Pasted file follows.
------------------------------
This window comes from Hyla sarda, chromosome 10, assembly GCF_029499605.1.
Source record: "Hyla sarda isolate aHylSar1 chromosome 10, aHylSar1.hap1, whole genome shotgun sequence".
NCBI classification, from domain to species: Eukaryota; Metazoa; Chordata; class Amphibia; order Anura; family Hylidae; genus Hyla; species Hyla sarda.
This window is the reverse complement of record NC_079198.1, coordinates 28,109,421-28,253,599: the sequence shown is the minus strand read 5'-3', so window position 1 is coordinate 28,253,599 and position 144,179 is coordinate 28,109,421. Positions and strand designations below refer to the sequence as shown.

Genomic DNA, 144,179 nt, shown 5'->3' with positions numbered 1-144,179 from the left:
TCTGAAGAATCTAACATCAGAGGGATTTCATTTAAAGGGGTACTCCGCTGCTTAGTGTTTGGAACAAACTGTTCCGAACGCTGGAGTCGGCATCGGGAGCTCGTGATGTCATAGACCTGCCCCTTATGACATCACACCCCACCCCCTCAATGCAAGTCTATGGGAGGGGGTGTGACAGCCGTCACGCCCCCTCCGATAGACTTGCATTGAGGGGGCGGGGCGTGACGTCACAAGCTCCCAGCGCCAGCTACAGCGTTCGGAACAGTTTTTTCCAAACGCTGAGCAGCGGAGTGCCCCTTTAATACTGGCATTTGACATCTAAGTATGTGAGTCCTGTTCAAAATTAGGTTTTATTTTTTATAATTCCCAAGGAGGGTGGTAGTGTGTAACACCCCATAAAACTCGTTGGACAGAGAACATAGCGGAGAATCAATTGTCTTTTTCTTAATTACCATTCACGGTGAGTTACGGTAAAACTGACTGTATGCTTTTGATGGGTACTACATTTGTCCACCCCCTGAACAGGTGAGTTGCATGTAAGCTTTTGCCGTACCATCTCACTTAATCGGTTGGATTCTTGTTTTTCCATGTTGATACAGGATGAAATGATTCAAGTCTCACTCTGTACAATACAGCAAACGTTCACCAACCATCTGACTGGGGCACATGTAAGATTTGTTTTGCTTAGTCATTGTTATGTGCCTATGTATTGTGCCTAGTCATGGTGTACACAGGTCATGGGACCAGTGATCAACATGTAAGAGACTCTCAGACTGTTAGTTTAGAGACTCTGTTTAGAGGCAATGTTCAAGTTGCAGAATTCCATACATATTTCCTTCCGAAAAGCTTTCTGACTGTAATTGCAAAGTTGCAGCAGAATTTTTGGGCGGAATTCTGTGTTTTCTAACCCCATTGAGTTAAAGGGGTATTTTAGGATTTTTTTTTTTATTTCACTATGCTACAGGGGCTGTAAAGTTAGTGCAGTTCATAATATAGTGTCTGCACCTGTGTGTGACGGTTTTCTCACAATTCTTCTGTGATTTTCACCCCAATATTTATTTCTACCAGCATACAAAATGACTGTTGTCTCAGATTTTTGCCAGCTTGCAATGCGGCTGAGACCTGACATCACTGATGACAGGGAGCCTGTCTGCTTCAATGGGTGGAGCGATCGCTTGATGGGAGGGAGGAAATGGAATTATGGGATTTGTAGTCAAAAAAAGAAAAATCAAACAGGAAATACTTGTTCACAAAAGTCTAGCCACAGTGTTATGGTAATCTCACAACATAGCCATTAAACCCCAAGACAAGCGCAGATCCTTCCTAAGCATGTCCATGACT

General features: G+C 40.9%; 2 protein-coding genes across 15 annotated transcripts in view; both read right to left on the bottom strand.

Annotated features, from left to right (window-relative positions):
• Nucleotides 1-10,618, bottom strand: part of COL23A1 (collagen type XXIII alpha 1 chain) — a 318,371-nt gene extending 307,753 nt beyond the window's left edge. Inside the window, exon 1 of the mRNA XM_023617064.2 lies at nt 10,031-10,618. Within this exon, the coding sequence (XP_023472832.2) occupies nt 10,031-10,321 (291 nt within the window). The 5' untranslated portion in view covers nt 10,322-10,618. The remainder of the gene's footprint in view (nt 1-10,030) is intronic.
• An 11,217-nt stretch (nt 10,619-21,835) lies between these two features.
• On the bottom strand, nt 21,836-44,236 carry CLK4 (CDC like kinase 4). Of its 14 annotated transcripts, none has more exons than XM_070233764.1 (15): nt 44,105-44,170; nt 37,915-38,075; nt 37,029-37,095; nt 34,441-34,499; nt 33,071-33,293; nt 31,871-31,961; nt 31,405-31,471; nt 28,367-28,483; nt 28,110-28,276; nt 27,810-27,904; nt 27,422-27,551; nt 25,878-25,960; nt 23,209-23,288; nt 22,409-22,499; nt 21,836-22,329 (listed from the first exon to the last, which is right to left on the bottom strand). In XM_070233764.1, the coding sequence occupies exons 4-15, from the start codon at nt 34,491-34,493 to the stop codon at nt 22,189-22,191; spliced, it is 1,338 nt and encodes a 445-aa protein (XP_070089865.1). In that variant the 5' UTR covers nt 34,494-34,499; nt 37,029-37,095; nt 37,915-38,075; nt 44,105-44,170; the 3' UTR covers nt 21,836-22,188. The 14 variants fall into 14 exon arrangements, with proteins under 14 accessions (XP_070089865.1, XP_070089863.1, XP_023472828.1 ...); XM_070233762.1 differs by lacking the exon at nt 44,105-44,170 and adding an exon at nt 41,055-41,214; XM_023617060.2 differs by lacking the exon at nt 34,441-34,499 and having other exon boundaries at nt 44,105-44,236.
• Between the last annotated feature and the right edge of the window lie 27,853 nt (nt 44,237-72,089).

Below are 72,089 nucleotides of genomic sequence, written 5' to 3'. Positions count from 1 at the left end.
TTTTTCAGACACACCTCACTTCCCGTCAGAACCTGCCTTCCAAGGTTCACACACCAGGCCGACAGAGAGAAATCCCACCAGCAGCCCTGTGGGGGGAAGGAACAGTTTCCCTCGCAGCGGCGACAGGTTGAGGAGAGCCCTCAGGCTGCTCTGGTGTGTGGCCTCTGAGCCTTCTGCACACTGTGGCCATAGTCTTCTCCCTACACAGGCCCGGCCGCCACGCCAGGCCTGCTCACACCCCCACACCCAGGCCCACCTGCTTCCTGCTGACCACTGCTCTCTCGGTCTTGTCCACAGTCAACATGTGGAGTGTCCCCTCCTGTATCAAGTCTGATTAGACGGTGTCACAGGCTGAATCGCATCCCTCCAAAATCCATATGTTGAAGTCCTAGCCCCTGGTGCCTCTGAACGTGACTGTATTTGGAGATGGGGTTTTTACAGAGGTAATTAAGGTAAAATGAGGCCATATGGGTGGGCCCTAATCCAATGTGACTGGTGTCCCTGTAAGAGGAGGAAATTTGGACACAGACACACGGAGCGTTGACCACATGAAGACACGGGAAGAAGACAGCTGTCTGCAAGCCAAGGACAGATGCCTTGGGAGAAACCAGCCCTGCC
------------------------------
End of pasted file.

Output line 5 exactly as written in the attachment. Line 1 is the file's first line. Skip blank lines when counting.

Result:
Genomic DNA, 144,179 nt, shown 5'->3' with positions numbered 1-144,179 from the left: